Ford Motor Company's Romeo Engine Plant Cleared of Thursday Bomb Threat
The Ford Romeo Engine Plant was evacuated for several hours yesterday due to a bomb threat reported in the morning, according to The Detroit News. Following receiving the threat, the early shift was sent home while law enforcement officials conducted a search of the plant, which builds the 6.2L V-8 engine for use in the Ford F-Series Super Duty.
After sweeping the area with bomb-sniffing dogs, Macomb County, Michigan, sheriffs and deputies cleared the plant, which reopened five hours after the initial threat was reported. Afternoon and evening shifts continued as scheduled. Ford officials estimated that no more than a few hundred employees were onsite when the threat was reported.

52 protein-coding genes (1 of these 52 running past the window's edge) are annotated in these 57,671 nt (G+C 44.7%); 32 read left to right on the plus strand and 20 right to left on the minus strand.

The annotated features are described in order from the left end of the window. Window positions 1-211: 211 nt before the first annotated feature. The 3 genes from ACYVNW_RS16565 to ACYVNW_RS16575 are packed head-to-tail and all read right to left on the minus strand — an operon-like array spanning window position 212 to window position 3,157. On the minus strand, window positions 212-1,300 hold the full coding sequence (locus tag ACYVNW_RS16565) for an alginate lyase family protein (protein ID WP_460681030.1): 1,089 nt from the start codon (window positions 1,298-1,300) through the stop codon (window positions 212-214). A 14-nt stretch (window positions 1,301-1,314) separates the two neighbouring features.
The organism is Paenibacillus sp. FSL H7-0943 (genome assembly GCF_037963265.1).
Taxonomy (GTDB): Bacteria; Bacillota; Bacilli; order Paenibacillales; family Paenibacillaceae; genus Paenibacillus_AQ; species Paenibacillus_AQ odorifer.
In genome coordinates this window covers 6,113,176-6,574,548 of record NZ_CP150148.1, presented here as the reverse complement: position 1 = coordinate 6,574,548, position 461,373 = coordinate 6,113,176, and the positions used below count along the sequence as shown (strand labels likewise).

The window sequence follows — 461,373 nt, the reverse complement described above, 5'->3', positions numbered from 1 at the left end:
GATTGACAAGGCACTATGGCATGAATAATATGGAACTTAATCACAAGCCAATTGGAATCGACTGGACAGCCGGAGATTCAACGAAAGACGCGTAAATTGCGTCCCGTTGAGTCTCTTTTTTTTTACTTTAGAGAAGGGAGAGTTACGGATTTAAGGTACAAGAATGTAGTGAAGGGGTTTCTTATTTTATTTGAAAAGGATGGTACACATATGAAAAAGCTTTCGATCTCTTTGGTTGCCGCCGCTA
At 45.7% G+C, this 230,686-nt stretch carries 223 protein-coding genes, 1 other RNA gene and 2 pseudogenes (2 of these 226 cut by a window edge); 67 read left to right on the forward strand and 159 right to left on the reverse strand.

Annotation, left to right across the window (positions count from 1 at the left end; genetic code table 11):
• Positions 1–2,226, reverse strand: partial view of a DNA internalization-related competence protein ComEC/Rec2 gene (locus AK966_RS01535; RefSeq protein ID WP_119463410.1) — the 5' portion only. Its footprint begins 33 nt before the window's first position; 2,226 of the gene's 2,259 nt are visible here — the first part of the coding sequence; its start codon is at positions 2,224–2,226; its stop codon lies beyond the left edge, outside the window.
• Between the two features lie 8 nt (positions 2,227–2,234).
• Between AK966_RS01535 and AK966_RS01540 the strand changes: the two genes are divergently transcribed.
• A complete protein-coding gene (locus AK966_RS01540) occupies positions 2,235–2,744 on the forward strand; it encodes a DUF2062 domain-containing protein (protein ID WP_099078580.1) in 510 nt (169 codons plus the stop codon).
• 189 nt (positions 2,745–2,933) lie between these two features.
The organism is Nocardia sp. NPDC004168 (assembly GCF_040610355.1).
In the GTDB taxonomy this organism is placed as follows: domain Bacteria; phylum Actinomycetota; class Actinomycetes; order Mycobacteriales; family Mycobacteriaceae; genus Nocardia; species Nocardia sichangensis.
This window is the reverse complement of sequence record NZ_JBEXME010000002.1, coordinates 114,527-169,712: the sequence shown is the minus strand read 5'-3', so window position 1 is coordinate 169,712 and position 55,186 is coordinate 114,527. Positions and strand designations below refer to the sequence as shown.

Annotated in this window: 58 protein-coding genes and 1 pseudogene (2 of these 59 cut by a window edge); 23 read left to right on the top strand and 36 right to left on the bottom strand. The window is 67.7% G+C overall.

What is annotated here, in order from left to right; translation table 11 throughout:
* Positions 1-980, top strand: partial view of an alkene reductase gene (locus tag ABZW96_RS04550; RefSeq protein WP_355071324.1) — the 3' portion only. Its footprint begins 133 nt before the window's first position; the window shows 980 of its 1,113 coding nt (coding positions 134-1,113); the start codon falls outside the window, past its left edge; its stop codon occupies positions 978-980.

According to the company, the Romeo Engine Plant also produces the 4.6L V-8 (in gasoline and CNG applications), the supercharged 5.8L V-8, and engine blocks and rods for the 5.0L V-8. Currently, there are 512 people employed at the plant, which is located 40 miles north of Detroit..
The plant originally produced implements and powertrains for Ford tractors, and in 1990, it produced its first passenger car engine, a 4.6L V-8 destined for a Lincoln Town Car. Since then, it has produced engines for Ford’s Panther platform sedans, F-Series pickups, Mustang sports cars, SVT Raptor off-roader, and Ford Expedition, Lincoln Aviator, and Lincoln Navigator SUVs, among others.
Source: The Detroit News